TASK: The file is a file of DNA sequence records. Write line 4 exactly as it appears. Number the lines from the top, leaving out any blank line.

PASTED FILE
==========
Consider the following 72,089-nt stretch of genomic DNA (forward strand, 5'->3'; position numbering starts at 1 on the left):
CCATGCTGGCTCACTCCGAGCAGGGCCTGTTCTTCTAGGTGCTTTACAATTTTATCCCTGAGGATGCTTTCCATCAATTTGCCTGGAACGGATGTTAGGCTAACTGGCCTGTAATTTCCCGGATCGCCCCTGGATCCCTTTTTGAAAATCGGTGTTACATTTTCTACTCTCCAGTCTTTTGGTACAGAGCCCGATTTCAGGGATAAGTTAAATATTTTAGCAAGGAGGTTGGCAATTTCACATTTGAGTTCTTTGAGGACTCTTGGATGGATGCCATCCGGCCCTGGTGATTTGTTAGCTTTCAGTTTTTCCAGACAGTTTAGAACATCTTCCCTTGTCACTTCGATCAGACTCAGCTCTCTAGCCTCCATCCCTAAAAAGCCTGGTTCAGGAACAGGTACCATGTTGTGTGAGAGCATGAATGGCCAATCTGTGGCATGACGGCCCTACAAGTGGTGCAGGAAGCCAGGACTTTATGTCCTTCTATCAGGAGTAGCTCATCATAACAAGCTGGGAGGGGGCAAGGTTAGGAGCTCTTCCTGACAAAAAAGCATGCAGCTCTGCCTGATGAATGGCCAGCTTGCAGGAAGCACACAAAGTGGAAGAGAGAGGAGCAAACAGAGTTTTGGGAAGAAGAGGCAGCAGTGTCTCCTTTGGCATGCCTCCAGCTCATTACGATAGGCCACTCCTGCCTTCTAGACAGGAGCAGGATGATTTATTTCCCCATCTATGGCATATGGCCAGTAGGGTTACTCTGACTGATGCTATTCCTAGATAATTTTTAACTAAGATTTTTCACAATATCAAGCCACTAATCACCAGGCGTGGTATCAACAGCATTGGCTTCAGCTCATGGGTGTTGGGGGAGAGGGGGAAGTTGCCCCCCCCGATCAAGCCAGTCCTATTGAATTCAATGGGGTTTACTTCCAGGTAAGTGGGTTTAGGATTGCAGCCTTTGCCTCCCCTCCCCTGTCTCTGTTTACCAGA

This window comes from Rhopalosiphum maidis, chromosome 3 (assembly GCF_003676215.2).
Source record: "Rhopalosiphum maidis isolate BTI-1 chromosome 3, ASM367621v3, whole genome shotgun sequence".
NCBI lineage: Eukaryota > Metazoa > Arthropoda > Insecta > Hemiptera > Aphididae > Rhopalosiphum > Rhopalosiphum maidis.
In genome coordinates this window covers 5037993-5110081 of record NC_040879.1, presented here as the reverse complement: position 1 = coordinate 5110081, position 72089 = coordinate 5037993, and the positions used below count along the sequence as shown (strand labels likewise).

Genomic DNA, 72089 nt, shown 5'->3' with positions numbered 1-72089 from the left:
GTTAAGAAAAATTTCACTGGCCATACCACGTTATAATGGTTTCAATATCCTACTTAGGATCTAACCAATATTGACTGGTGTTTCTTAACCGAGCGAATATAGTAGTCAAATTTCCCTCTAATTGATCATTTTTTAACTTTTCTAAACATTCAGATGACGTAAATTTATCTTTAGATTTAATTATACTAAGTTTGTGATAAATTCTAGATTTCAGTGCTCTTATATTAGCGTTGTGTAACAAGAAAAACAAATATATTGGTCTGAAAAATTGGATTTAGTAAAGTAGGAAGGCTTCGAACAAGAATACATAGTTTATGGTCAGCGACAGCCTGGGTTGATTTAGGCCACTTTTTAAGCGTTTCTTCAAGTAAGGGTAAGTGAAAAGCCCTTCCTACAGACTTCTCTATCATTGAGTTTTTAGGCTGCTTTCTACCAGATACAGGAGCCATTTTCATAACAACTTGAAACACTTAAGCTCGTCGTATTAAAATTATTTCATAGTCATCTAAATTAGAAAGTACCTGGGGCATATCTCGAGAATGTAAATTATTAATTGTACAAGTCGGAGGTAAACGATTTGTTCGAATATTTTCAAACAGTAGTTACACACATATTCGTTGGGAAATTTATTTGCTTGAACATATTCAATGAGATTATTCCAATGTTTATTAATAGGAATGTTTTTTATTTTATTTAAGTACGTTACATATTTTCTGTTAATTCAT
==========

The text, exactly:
Source record: "Rhopalosiphum maidis isolate BTI-1 chromosome 3, ASM367621v3, whole genome shotgun sequence".